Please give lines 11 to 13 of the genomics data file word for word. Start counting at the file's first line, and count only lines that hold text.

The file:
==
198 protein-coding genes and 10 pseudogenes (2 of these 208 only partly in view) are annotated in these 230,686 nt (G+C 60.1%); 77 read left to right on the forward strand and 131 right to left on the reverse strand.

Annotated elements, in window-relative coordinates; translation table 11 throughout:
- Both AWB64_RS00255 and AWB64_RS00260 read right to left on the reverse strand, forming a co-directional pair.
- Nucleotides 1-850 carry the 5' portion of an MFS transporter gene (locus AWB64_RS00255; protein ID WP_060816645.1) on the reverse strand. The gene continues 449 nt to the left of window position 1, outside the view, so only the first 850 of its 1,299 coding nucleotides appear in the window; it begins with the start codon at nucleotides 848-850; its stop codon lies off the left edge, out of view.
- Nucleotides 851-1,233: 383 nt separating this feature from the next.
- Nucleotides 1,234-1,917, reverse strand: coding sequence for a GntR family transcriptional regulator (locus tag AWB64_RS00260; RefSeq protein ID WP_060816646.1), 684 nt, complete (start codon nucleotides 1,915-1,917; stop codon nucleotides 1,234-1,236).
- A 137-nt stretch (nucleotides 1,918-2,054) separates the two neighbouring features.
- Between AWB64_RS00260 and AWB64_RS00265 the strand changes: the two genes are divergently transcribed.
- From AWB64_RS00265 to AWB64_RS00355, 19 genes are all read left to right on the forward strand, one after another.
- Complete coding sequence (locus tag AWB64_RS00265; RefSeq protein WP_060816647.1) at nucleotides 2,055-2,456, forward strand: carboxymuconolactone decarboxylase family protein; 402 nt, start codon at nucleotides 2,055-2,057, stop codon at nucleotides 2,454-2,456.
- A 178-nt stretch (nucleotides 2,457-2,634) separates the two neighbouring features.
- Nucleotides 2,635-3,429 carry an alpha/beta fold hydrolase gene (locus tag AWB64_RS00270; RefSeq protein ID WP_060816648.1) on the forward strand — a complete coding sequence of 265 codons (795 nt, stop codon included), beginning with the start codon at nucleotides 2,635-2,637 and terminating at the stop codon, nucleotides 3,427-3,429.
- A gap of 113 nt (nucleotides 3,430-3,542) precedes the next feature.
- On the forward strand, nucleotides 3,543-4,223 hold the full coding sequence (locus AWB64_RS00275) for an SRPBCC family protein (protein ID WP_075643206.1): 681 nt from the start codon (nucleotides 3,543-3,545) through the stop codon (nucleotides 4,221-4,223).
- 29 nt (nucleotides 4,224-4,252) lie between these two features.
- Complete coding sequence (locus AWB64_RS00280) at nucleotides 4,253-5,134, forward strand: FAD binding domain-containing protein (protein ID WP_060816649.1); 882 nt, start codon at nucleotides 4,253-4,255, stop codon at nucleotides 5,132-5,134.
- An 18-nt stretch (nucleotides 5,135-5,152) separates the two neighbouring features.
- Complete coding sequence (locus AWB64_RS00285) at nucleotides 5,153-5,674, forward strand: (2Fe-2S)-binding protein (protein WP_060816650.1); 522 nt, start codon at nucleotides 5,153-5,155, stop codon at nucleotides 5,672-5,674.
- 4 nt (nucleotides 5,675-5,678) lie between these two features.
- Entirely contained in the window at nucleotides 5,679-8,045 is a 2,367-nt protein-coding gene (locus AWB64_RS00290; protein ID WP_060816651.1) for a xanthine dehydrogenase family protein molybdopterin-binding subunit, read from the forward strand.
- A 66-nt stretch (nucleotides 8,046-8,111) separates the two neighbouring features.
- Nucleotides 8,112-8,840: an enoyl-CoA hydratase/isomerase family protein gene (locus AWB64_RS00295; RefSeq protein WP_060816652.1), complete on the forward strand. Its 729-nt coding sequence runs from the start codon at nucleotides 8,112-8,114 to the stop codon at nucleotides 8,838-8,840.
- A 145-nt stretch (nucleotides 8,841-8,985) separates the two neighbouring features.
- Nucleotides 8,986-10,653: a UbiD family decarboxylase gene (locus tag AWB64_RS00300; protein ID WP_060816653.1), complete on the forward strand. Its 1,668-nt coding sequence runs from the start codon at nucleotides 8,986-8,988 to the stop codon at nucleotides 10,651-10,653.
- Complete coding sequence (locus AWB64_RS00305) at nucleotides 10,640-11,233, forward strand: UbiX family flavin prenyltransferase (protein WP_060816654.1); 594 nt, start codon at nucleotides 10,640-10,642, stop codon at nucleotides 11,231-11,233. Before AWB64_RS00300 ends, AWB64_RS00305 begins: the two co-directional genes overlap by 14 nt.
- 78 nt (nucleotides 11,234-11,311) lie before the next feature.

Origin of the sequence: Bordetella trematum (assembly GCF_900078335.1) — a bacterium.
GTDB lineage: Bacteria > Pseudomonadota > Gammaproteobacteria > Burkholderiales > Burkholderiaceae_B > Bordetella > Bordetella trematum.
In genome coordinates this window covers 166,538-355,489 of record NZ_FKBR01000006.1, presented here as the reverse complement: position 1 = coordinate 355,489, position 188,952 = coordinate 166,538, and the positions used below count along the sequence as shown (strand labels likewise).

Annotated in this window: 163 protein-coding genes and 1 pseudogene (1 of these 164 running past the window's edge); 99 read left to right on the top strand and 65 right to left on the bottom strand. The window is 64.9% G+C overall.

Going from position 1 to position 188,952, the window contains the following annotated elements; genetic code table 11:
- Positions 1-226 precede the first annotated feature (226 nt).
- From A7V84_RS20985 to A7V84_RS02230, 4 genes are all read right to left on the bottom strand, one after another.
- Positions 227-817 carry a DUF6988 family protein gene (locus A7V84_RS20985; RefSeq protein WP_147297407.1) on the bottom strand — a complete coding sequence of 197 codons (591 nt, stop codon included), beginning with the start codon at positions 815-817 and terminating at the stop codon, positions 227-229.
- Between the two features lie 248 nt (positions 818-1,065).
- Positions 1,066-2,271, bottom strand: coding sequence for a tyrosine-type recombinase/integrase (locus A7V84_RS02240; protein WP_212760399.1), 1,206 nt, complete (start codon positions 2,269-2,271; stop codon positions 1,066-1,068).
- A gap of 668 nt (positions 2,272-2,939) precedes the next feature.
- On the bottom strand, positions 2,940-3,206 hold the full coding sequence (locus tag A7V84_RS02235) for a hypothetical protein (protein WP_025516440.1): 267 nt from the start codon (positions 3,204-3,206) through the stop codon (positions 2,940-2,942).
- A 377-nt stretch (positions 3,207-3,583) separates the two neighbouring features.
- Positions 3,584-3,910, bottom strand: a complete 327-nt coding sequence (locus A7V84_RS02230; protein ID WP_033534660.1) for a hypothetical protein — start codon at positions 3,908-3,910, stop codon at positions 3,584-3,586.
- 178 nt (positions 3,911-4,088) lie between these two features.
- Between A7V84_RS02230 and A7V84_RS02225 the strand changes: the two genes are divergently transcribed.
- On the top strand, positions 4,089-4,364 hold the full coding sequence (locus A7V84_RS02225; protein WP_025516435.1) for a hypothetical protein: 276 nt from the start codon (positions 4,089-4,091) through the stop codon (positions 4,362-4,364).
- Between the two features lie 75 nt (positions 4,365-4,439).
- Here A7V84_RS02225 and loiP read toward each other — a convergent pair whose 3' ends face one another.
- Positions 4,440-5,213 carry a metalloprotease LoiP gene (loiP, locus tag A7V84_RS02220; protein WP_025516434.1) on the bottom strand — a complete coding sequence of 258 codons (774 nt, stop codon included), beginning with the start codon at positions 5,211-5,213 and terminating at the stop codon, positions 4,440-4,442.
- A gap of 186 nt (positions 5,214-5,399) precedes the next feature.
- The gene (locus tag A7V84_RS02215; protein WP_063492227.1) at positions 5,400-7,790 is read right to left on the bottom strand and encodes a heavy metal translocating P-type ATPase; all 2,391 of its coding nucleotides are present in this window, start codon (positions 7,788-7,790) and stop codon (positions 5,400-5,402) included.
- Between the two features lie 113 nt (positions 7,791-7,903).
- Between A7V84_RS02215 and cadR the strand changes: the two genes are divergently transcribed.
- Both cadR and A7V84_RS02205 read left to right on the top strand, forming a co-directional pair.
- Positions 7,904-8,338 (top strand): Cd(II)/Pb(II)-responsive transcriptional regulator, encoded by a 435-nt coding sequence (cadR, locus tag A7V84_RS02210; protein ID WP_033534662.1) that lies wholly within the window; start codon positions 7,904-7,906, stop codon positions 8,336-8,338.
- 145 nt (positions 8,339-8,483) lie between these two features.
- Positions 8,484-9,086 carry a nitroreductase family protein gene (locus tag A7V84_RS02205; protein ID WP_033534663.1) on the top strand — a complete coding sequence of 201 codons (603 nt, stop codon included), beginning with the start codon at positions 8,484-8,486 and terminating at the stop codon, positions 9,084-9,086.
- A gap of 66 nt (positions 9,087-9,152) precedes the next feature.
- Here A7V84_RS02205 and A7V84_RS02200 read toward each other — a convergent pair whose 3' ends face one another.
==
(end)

- A 178-nt stretch (nucleotides 2,457-2,634) separates the two neighbouring features.
- Nucleotides 2,635-3,429 carry an alpha/beta fold hydrolase gene (locus tag AWB64_RS00270; RefSeq protein ID WP_060816648.1) on the forward strand — a complete coding sequence of 265 codons (795 nt, stop codon included), beginning with the start codon at nucleotides 2,635-2,637 and terminating at the stop codon, nucleotides 3,427-3,429.
- A gap of 113 nt (nucleotides 3,430-3,542) precedes the next feature.